Abstract Worldwide urbanisation and use of mobile and wireless technologies (5G, Internet of Things) is leading to the proliferation of anthropogenic electromagnetic radiation (EMR) and campaigning voices continue to call for the risk to human health and wildlife to be recognised. Pollinators provide many benefits to nature and humankind, but face multiple anthropogenic threats. Here, we assess whether artificial light at night (ALAN) and anthropogenic radiofrequency electromagnetic radiation (AREMR), such as used in wireless technologies or emitted from power lines, represent an additional and growing threat to pollinators. A lack of high quality scientific studies means that knowledge of the risk to pollinators from anthropogenic EMR is either inconclusive, unresolved, or only partly established. A handful of studies provide evidence that ALAN can alter pollinator communities, pollination and fruit set. Laboratory experiments provide some, albeit variable, evidence that the honey bee Apis mellifera and other invertebrates can detect EMR, potentially using it for orientation or navigation, but they do not provide evidence that AREMR affects insect behaviour in ecosystems. Scientifically robust evidence of AREMR impacts on abundance or diversity of pollinators (or other invertebrates) are limited to a single study reporting positive and negative effects depending on the pollinator group and geographical location. Therefore, whether anthropogenic EMR (ALAN or AREMR) poses a significant threat to insect pollinators and the benefits they provide to ecosystems and humanity remains to be established.  
  Address Agroécologie, AgroSup Dijon, INRA, Univ. Bourgogne Franche-Comté, F-21000 Dijon, France; adam.vanbergen(at)inra.fr  
  Corporate Author Thesis  
  Publisher Elsevier Place of Publication Editor  
  Language English Summary Language English Original Title  
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  ISSN 0048-9697 ISBN Medium  
  Area Expedition Conference  
  Notes Approved no  
  Call Number GFZ @ kyba @ Serial 2613  
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Author Garratt, M.J.; Jenkins, S.R.; Davies, T.W. url  doi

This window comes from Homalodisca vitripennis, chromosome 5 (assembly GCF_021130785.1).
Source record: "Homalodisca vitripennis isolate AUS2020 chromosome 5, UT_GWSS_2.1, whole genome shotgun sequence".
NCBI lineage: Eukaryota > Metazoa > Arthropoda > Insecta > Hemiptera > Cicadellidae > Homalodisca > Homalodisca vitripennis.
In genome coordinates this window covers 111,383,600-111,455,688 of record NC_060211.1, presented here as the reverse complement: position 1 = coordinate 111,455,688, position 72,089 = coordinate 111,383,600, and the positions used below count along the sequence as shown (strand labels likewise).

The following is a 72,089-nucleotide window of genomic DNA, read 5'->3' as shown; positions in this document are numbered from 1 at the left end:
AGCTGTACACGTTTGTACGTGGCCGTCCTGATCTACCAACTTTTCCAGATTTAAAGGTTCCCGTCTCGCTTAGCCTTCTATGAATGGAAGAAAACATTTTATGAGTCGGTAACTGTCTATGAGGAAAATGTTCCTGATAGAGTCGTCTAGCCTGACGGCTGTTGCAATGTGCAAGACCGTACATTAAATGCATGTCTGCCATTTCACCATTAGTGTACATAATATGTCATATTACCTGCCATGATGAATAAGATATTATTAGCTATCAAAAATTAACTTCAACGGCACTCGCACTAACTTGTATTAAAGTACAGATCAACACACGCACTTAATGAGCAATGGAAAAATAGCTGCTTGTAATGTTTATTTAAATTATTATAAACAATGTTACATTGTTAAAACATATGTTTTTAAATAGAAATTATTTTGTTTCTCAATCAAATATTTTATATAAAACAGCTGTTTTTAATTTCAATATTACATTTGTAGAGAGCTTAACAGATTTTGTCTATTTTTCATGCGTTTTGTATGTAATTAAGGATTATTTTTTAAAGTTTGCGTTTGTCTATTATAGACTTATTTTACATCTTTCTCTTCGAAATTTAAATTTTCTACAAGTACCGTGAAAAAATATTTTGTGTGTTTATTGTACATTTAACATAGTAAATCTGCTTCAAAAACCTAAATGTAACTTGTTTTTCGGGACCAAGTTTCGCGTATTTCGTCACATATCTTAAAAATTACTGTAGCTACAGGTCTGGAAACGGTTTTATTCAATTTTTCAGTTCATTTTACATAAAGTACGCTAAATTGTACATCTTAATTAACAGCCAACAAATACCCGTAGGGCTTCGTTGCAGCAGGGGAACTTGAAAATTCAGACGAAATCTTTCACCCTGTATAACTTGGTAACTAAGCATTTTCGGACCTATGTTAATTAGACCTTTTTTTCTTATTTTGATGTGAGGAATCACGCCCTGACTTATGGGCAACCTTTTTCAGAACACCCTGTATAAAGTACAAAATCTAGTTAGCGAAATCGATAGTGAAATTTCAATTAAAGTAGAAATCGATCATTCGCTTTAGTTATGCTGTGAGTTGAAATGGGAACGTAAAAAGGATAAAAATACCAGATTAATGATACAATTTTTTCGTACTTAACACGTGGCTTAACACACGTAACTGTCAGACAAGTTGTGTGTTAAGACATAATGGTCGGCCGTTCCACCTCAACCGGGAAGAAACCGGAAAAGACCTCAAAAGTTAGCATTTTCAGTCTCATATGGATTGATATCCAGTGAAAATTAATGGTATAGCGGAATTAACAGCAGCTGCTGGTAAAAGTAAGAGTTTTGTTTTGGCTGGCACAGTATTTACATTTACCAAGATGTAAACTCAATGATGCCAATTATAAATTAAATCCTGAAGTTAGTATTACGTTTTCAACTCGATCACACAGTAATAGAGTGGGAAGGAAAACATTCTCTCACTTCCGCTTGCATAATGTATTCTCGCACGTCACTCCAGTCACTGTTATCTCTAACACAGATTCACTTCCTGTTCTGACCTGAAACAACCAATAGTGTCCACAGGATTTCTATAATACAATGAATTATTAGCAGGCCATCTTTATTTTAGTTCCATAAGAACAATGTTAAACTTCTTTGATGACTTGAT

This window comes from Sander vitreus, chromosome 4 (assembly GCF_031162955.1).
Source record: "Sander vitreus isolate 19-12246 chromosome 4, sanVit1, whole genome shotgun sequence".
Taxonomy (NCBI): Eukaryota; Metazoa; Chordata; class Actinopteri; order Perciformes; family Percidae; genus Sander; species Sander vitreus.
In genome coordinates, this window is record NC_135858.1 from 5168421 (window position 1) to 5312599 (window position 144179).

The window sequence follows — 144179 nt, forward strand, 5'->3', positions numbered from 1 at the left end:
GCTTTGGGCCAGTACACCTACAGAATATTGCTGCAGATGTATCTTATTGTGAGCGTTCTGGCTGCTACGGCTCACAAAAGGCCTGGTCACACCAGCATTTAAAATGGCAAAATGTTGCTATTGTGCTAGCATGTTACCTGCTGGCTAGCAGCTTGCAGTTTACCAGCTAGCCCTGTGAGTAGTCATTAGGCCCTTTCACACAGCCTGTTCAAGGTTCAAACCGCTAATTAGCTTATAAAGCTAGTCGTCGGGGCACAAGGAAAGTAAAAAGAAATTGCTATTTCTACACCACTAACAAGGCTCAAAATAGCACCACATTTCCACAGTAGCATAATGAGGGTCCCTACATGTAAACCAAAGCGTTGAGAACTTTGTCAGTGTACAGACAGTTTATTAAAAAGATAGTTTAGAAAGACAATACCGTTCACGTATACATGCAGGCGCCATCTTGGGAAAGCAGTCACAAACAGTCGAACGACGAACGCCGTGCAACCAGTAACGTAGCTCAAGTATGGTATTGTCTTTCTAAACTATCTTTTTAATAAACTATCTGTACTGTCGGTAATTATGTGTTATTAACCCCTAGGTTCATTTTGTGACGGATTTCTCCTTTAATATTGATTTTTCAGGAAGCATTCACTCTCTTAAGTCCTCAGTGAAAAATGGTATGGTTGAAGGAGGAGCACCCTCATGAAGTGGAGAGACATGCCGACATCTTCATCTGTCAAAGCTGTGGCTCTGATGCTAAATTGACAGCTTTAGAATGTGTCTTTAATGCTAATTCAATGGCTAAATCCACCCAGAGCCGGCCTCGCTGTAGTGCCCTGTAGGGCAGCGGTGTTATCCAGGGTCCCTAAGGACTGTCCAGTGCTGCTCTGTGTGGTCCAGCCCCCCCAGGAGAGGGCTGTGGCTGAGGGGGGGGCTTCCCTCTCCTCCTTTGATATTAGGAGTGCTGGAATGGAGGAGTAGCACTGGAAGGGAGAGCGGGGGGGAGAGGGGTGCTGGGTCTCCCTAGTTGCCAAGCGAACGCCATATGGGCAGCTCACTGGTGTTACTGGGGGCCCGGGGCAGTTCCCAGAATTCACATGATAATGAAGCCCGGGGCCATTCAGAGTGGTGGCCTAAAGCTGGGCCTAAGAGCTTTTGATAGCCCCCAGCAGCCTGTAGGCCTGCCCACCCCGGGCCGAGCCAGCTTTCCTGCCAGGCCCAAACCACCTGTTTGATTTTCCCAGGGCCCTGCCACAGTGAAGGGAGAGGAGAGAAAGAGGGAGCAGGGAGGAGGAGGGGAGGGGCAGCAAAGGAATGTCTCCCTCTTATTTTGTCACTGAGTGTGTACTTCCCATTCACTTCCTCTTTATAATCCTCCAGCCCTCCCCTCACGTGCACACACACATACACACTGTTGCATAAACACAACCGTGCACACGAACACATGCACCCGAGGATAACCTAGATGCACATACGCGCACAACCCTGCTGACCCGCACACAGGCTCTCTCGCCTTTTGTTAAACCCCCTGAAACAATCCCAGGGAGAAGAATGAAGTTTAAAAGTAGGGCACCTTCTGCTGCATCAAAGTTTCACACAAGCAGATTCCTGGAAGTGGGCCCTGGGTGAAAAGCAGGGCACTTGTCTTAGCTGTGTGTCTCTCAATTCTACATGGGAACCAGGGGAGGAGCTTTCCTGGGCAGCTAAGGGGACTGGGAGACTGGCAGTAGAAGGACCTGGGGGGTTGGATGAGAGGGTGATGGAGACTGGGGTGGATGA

openurl 
  Title Mapping the consequences of artificial light at night for intertidal ecosystems Type Journal Article
  Year 2019 Publication Science of The Total Environment Abbreviated Journal Science of The Total Environment  
  Volume (down) 691 Issue Pages 760-768  
  Keywords Ecology; Lighting  
  Abstract Widespread coastal urbanization has resulted in artificial light pollution encroaching into intertidal habitats, which are highly valued by society for ecosystem services including coastal protection, climate regulation and recreation. While the impacts of artificial light at night in terrestrial and riparian ecosystems are increasingly well documented, those on organisms that reside in coastal intertidal habitats are less well explored. The distribution of artificial light at night from seaside promenade lighting was mapped across a sandy shore, and its consequences for macroinvertebrate community structure quantified accounting for other collinear environmental variables known to shape biodiversity in intertidal ecosystems (shore height, wave exposure and organic matter content). Macroinvertebrate community composition significantly changed along artificial light gradients. Greater numbers of species and total community biomass were observed with increasing illumination, a relationship that was more pronounced (increased effects size) with increasing organic matter availability. Individual taxa exhibited different relationships with artificial light illuminance; the abundances of 27% of non-rare taxa [including amphipods (Amphipoda), catworms (Nephtys spp.), and sand mason worms (Lanice conchilega)] decreased with increasing illumination, while 20% [including tellins (Tellinidae spp.), lugworms (Arenicola marina) and ragworms (Nereididae spp.)] increased. Possible causes of these relationships are discussed, including direct effects of artificial light on macroinvertebrate behaviour and indirect effects via trophic interactions. With increasing light pollution in coastal zones around the world, larger scale changes in intertidal ecosystems could be occurring.  
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  ISSN 0048-9697 ISBN Medium  
  Area Expedition Conference  
  Notes Approved no  
  Call Number GFZ @ kyba @ Serial 2590